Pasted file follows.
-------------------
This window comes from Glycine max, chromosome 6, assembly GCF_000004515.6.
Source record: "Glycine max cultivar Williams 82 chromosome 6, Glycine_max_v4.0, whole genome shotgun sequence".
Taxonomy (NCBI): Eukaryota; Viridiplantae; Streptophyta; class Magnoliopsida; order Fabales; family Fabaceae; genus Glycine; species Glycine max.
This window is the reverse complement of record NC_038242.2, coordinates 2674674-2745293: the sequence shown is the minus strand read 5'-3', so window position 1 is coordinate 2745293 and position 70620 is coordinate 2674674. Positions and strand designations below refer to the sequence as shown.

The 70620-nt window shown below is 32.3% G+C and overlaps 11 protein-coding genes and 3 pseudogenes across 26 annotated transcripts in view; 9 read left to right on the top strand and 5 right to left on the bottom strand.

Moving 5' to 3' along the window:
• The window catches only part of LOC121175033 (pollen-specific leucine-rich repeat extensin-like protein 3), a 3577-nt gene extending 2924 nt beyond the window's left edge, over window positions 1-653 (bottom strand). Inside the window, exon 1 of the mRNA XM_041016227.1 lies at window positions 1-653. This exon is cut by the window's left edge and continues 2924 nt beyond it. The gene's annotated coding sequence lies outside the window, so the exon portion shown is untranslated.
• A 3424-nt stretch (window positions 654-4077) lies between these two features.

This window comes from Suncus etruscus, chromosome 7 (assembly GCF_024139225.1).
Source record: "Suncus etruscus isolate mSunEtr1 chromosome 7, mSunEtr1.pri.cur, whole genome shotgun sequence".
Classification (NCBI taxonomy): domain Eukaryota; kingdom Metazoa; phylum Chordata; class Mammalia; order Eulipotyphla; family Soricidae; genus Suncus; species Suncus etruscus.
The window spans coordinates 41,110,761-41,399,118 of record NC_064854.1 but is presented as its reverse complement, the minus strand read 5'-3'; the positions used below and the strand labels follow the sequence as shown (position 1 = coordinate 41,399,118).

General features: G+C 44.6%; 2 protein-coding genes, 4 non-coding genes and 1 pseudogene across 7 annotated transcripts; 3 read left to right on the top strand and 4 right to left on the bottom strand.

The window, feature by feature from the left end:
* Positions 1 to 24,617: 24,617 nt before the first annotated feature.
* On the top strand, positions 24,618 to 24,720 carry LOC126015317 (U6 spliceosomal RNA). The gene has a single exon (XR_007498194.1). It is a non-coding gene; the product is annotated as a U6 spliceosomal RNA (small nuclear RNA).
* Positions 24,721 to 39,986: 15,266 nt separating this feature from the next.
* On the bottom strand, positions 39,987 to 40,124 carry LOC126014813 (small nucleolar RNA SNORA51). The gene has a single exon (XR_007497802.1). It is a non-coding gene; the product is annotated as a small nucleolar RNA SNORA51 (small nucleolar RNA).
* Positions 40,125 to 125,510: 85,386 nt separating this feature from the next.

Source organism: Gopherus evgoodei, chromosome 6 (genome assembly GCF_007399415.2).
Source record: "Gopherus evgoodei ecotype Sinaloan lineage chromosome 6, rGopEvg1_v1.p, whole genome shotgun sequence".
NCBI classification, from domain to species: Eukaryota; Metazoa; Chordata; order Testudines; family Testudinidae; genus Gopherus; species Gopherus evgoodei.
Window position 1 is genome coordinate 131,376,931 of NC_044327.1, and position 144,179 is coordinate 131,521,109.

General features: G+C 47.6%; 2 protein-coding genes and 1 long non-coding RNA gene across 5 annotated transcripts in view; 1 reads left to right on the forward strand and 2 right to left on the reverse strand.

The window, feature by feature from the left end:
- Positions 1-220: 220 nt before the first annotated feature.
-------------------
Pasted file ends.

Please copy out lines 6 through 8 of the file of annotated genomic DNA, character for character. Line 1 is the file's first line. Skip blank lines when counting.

Moving 5' to 3' along the window:
• The window catches only part of LOC121175033 (pollen-specific leucine-rich repeat extensin-like protein 3), a 3577-nt gene extending 2924 nt beyond the window's left edge, over window positions 1-653 (bottom strand). Inside the window, exon 1 of the mRNA XM_041016227.1 lies at window positions 1-653. This exon is cut by the window's left edge and continues 2924 nt beyond it. The gene's annotated coding sequence lies outside the window, so the exon portion shown is untranslated.
• A 3424-nt stretch (window positions 654-4077) lies between these two features.